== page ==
All the political posturing, parochial pettiness, racial and rural gerrymandering and anti-city rhetoric surrounding the drawing of Baltimore County's new General Assembly districts will have to be put aside now that the attorney general's office has interpeted federal law for county lawmakers: There must be a full-fledged minority legislative district carved out of the Liberty Road corridor that crosses the city-county line.
This pronouncement changes the entire complexion of redrawing state legislative districts in the Baltimore region. It virtually mandates shared districts between the city and its neighbors. If legislators or the governor refuse to do it, the courts surely will. It's required by the federal Voting Rights Act.
This could be a landmark step toward regional cooperation. Until now, county executives and the mayor have done little except express empty platitudes about regionalism. Concrete achievements have been lacking. But cooperation on real-life situations would be forced upon city and county lawmakers once they start sharing legislative districts -- and sharing the common concerns of Baltimore City and Baltimore County.
The Governor's Advisory Committee on Redistricting, having heeded the attorney general's warning, is asking city and county legislators to work together on drawing new maps that accommodate a shared minority district in the Liberty Road corridor, with 80 percent of the population in the county and 20 percent in the city.
The committee also is intent on retaining 15 districts in the two jurisdictions -- eight in the city and seven in the county. This is a plus for the city. But it will force one of Baltimore County's seven senators to run in the minority district or run against a fellow incumbent -- unless legislators work out cooperative arrangements for additional shared districts with the city and Harford and Carroll counties.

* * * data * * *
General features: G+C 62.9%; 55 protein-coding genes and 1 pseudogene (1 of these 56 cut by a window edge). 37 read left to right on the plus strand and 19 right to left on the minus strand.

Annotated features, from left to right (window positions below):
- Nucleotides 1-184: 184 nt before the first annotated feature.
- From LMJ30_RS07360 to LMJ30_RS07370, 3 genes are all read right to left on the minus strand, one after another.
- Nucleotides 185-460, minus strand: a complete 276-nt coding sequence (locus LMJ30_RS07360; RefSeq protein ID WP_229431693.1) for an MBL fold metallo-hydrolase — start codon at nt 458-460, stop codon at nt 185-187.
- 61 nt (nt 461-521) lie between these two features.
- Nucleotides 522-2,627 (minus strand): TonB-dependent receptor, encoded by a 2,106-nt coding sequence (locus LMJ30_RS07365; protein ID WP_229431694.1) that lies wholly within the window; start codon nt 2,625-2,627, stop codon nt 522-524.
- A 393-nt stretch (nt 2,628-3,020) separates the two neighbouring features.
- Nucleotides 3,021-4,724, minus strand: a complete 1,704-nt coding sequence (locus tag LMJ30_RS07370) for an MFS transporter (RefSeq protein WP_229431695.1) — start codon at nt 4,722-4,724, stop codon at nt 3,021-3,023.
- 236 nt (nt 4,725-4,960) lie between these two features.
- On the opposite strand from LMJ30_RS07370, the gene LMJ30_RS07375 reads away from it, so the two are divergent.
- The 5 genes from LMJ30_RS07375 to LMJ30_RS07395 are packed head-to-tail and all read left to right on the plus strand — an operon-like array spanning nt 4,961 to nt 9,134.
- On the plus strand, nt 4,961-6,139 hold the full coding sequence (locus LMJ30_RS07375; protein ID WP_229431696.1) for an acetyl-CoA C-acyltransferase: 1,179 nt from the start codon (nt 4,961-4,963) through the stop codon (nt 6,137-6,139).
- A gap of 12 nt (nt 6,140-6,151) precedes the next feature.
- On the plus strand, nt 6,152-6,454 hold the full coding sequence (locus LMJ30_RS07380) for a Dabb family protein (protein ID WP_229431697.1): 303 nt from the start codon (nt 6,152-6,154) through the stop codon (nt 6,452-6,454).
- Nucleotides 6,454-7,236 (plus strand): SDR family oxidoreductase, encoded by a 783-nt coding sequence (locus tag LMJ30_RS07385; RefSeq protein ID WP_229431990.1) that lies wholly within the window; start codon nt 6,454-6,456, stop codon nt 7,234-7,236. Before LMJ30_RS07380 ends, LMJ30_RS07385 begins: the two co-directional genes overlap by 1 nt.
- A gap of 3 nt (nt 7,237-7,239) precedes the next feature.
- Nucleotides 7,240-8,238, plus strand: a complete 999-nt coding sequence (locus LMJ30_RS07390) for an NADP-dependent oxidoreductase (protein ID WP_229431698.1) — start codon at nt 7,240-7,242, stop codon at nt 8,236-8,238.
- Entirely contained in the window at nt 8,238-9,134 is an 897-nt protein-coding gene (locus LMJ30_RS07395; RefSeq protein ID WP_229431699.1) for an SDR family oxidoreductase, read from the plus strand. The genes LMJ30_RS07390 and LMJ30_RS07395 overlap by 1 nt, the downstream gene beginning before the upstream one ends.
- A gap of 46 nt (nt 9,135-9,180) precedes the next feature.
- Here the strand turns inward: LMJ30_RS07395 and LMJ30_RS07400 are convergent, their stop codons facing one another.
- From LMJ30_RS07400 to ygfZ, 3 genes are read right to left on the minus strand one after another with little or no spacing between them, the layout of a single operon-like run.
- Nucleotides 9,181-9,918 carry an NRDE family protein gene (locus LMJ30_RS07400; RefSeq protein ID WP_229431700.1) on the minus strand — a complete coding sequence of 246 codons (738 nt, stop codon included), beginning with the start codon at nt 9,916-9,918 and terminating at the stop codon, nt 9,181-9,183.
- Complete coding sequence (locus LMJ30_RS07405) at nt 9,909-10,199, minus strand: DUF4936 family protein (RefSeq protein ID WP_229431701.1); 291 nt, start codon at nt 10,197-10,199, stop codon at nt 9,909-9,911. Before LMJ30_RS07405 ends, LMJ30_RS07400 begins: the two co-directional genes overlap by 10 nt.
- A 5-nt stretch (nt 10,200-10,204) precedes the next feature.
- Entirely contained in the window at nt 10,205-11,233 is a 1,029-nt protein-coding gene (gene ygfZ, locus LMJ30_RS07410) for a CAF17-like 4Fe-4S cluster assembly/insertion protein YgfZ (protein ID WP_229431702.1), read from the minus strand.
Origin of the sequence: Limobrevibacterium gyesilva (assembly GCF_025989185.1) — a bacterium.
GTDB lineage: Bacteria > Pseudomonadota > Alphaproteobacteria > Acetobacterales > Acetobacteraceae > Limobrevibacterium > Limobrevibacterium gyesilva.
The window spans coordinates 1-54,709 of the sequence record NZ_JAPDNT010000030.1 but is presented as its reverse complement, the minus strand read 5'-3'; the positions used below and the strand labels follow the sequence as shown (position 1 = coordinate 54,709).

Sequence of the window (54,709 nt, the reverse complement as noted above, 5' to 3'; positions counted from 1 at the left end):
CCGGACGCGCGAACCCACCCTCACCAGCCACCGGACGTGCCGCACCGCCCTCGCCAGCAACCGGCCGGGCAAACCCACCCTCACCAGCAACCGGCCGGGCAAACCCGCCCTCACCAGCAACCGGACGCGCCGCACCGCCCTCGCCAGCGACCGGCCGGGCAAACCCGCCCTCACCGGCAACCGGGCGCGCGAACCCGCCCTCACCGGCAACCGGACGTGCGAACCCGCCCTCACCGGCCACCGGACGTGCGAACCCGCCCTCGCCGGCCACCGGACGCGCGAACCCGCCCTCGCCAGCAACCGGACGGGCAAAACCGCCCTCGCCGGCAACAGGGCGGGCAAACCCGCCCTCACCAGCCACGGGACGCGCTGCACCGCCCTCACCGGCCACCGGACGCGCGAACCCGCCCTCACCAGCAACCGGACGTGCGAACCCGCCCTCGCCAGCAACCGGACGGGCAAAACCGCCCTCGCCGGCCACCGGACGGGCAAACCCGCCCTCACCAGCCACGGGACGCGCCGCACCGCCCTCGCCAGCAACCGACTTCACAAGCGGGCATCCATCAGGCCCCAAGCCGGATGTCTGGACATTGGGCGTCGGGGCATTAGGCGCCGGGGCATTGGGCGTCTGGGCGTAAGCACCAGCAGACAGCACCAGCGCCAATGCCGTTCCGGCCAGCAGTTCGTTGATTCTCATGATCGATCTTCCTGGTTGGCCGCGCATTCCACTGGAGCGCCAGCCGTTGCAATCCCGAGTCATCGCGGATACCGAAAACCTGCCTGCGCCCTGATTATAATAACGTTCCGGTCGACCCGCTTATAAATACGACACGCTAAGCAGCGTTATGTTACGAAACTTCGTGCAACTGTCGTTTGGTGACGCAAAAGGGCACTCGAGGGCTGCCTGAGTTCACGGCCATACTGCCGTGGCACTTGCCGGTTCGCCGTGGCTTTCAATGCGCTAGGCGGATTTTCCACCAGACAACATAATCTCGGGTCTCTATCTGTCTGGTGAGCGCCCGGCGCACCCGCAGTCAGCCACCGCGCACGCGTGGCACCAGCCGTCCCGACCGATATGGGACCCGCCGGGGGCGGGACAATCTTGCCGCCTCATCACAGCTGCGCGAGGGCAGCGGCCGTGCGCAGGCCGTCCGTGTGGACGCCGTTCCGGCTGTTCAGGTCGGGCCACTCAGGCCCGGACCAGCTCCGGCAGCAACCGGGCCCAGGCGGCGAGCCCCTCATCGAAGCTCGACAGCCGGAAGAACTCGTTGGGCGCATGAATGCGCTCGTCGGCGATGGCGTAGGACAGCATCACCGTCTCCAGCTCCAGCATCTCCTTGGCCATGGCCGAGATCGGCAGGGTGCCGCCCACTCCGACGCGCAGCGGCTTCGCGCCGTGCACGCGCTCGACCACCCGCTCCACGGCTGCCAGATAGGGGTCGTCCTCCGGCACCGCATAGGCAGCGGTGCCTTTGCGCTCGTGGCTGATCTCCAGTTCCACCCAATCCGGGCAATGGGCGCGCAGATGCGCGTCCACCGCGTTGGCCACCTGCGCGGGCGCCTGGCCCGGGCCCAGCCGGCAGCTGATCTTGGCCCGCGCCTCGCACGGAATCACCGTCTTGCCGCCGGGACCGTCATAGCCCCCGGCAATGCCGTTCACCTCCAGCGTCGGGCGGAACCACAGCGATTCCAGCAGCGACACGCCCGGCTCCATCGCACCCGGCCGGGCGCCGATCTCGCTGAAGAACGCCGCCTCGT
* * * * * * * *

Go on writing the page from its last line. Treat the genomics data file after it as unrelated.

Every other region of the state has adapted to shared legislative districts. There is no reason city and county politicians cannot adjust as well. Communities straddling the artificial boundary line are nearly identical; the concerns of constituents are remarkably similar. Yet politicians, for their own selfish reasons, have fanned the flames of city-county separation.
State lawmakers ought to end their posturing and recognize the legal realities: shared city-county districts must be created. Such districts can be a force for greater city and county strength in the General Assembly. They can be a force for far-reaching regional cooperation to improve government services and cut duplicative and costly expenses. But first, legislators have to muster the courage to recognize the tremendous potential shared districts offer. And they have to look beyond their own self-interests.